The Pashtun culture is dominant in this region.
Notable people from Kandahar
- Gandhari – Queen of Hastinapur at the time of the Hindu epic, the Mahabharata
- Shakuni – King of Gandhara at the time of the Hindu epic, the Mahabharata
- Subala or Suvala – King of Gandhara (before Shakuni) and father of Shakuni and Gandhari
- Nur Jahan – Empress of the Mughal Empire
- Mirwais Hotak – founder of the Hotak dynasty
- Abdul Aziz Hotak – ruler of the Hotak dynasty
- Mahmud Hotak – ruler of the Hotak dynasty and Shah of Persia
- Ashraf Hotak – Shah of Persia
- Hussain Hotak – ruler of the Hotak dynasty
- Ahmad Shah Durrani – founding father of Afghanistan who is buried in the city
- Payandah Khan, earliest tribal chief of the Barakzai dynasty
- Dost Mohammad Khan – Emir of Afghanistan and son of Payandah Khan
- Sher Ali Khan – Emir of Afghanistan and son of Dost Mohammad Khan
- Abdur Rahman Khan – Emir of Afghanistan and son of Dost Mohammad Khan
- Ghulam Muhammad Tarzi – leader of Tarzi family who played an important part in Afghan history during the late 19th century onward
- Abdul Rehman Khan, father of Bollywood actor Kader Khan
- Mohammed Zahir Shah – the last king of Afghanistan
- Mohammed Daoud Khan founder of the republic of Afghanistan
- Ubaidullah Jan – Pashto music king of southern Afghanistan
- Naghma – Afghan singer
- Nashenas – Afghan musician
- Abdul Hai Habibi – scholar, former professor at Kabul University and author of many books
- The Karzais – the family of Afghan President Hamid Karzai
- Gul Agha Sherzai – served as the governor of Kandahar province followed by as governors of Nangarhar province
- Said Tayeb Jawad – former Afghanistan Ambassador to the United States
- Yousef Pashtun – Afghan politician
- "The State of Afghan Cities report2015".
- "Settled Population of Kandahar province by Civil Division, Urban, Rural and Sex-2012-13" (PDF). Islamic Republic of Afghanistan, Central Statistics Organization. Retrieved 2013-06-24.
- Holt, Frank. Into the Land of Bones: Alexander the Great in Afghanistan. Berkeley: University of California. p. 15. ISBN 978-0-520-24993-6.
- "Kandahar". Columbia Encyclopedia. Retrieved 9 January 2011.
- "The State of Afghan Cities report 2015".
- "The City of Kandahar". Columbia Encyclopedia. Retrieved 9 January 2011.
- "U.S. blames Pakistan agency in Kabul attack". Reuters. 22 September 2011. Retrieved 22 September 2011.
- "Pakistan condemns US comments about spy agency". Associated Press. 23 September 2011. Retrieved 23 September 2011.
- <name=Iskandriya/>John E. Hill, Through the Jade Gate to Rome: A Study of the Silk Routes during the Later Han Dynasty, 1st to 2nd centuries CE. BookSurge, Charleston, South Carolina, 2009. ISBN 978-1-4392-2134-1, pp. 517–518. This derivation, as that from Gondophares, was characterised as "philologiquement impossible" by P. Bernard, "Un probleme de toponymie antique dans l'Asie Centrale: les noms anciens de Qandahar", Studia Iranica, tome 3, 1974 and Afghanistan Quarterly, vol.33, no.1, June 1980/Spring 1359, pp.49–62, p59, n.10.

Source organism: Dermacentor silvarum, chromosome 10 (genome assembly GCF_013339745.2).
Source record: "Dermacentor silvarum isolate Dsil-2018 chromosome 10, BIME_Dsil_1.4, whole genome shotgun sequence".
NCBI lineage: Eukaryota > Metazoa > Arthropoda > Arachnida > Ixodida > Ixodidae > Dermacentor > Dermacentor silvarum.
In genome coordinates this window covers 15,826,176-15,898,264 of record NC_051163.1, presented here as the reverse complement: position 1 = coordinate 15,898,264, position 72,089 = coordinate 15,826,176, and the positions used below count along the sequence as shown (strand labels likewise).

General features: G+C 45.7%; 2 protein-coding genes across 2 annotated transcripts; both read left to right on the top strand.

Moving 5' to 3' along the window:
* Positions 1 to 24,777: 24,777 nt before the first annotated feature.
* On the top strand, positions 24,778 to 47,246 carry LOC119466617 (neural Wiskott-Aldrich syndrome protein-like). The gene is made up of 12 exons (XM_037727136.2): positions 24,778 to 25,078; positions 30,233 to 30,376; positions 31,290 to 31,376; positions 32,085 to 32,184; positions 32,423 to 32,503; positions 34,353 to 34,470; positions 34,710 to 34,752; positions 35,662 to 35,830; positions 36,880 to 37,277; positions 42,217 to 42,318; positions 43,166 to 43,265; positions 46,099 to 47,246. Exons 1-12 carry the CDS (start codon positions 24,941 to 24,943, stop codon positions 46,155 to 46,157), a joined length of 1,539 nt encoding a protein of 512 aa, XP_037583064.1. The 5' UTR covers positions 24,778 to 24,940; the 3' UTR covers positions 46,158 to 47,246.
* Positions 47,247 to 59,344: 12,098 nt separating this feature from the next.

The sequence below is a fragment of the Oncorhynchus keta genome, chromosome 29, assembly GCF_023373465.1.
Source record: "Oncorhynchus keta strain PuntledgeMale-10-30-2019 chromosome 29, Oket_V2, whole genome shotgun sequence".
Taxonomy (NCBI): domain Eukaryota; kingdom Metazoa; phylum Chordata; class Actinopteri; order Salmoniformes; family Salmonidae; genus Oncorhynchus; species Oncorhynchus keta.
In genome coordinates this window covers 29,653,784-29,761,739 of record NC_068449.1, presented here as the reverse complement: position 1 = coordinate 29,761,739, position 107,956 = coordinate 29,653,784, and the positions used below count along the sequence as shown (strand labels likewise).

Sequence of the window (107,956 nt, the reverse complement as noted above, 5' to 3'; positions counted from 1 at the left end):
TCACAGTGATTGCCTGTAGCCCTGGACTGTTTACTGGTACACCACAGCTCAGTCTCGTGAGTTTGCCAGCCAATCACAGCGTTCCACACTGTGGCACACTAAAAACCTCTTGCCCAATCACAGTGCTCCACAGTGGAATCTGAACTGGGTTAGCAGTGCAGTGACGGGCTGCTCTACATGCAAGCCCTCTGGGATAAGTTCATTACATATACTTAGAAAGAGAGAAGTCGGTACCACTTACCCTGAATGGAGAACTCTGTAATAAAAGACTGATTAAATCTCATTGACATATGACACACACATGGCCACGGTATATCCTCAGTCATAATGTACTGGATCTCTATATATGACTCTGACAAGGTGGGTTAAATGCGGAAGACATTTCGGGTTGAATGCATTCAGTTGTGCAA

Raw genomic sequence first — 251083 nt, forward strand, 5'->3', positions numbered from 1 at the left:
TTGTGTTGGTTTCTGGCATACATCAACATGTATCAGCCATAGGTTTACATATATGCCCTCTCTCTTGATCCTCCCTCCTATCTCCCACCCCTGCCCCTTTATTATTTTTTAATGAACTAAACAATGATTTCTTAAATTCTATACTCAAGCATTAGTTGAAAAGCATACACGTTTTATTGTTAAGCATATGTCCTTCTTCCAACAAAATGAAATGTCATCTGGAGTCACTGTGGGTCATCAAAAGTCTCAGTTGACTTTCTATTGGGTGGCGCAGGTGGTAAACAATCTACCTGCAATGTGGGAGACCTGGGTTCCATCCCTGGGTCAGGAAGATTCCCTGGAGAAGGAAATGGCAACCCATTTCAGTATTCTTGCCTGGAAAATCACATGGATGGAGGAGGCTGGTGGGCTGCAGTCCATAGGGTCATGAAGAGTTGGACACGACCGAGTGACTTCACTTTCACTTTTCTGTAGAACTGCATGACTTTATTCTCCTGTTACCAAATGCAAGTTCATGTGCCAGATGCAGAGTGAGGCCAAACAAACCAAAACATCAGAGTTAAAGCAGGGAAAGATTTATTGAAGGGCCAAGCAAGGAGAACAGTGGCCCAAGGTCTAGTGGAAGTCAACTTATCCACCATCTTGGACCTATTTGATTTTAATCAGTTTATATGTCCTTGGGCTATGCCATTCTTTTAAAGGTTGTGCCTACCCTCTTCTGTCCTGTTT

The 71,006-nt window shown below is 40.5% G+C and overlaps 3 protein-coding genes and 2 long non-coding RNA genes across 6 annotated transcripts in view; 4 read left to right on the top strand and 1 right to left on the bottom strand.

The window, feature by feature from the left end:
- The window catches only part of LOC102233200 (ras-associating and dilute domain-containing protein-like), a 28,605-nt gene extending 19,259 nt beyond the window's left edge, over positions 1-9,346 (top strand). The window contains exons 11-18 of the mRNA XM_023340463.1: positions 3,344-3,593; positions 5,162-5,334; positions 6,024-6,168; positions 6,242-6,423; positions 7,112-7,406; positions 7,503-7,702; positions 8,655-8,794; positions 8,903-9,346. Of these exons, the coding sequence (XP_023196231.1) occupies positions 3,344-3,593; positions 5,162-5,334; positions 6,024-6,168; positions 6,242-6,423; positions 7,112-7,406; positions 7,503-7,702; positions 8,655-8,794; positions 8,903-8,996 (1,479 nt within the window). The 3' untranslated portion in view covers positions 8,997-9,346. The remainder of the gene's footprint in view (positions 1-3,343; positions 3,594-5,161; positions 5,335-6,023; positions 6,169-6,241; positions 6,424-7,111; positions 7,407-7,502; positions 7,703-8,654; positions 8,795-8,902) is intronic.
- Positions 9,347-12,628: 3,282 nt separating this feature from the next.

- Full text of the Mahavamsa Click chapter XXIX
- Ibn Battuta (2004). Travels in Asia and Africa, 1325–1354 (reprint, illustrated ed.). Routledge. p. 179. ISBN 0-415-34473-5. Retrieved 2012-08-04.
- Hobson Jobson Dictionary; The Practical Sanskrit-English Dictionary, Vaman Shivram Apte, Motilal Banarsidass, Delhi, India, 1975, ISBN 81-208-0567-4; P. Bernard, "Une probleme de toponymie antique dans l'Asie centrale: les noms anciens de Qandahar", Studia Iranica, tome 3 (fasc. 2) 1974, 171–185. .
- Lendering, Jona. "Gandara". LIVIUS – Articles on Ancient History. Retrieved 9 January 2011.
- "Achaemenid Satrapies". Retrieved 18 May 2015.
- Ernst Herzfeld, Archaeological History of Iran, London, Oxford University Press for the British Academy, 1935, p.63; Ernst Herzfeld, The Persian Empire: Studies in Geography and Ethnography of the Ancient Near East, Wiesbaden, Steiner, 1968, p.335.
- Dupree, Nancy Hatch (1970). An Historical Guide to Afghanistan. First Edition. Kabul: Afghan Air Authority, Afghan Tourist Organization. p. 492. Retrieved 2012-06-17.
- History of Afghanistan
- Map of the Median Empire from the University of Texas in Austin, showing Pactyans in what is now Kandahar, Afghanistan...Link
- Lendering, Jona. "Alexandria in Arachosia". LIVIUS – Articles on Ancient History. Retrieved 9 January 2011.
- Mentioned in Bopearachchi, "Monnaies Greco-Bactriennes et Indo-Grecques", p52. Original text in paragraph 19 of Parthian stations
- Lendering, Jona. "Maurya dynasty". LIVIUS – Articles on Ancient History. Retrieved 9 January 2011.
- Excavations at Kandahar 1974 & 1975 (Society for South Asian Studies Monograph) by Anthony McNicoll.
The Zunbils ruled in the Kandahar area for nearly 250 years until the late 9th century AD.
- Sen, Sailendra (2013). A Textbook of Medieval Indian History. Primus Books. pp. 151, 162, 169–170. ISBN 978-9-38060-734-4.
- "AN OUTLINE OF THE HISTORY OF PERSIA DURING THE LAST TWO CENTURIES (A.D. 1722–1922)". Edward Granville Browne. London: Packard Humanities Institute. p. 29. Retrieved 24 September 2010.
- Malleson, George Bruce (1878). History of Afghanistan, from the Earliest Period to the Outbreak of the War of 1878. London: Elibron.com. p. 227. ISBN 1-4021-7278-8. Retrieved 27 September 2010.
- "Last Afghan empire". Louis Dupree, Nancy H. Dupree and others. Encyclopædia Britannica Online. Retrieved 24 September 2010.
- The Afghans (2002) By Willem Vogelsang. Page 228.
- "Aḥmad Shah Durrānī". Encyclopædia Britannica Online Version. Retrieved 9 January 2011.
- "The Limits of Soviet Airpower: The Failure of Military Coercion in Afghanistan, 1979–89". Edward B. Westermann. University of New Brunswick. Retrieved 9 January 2011.
- BBC News, Kandahar's cemetery of 'miracles'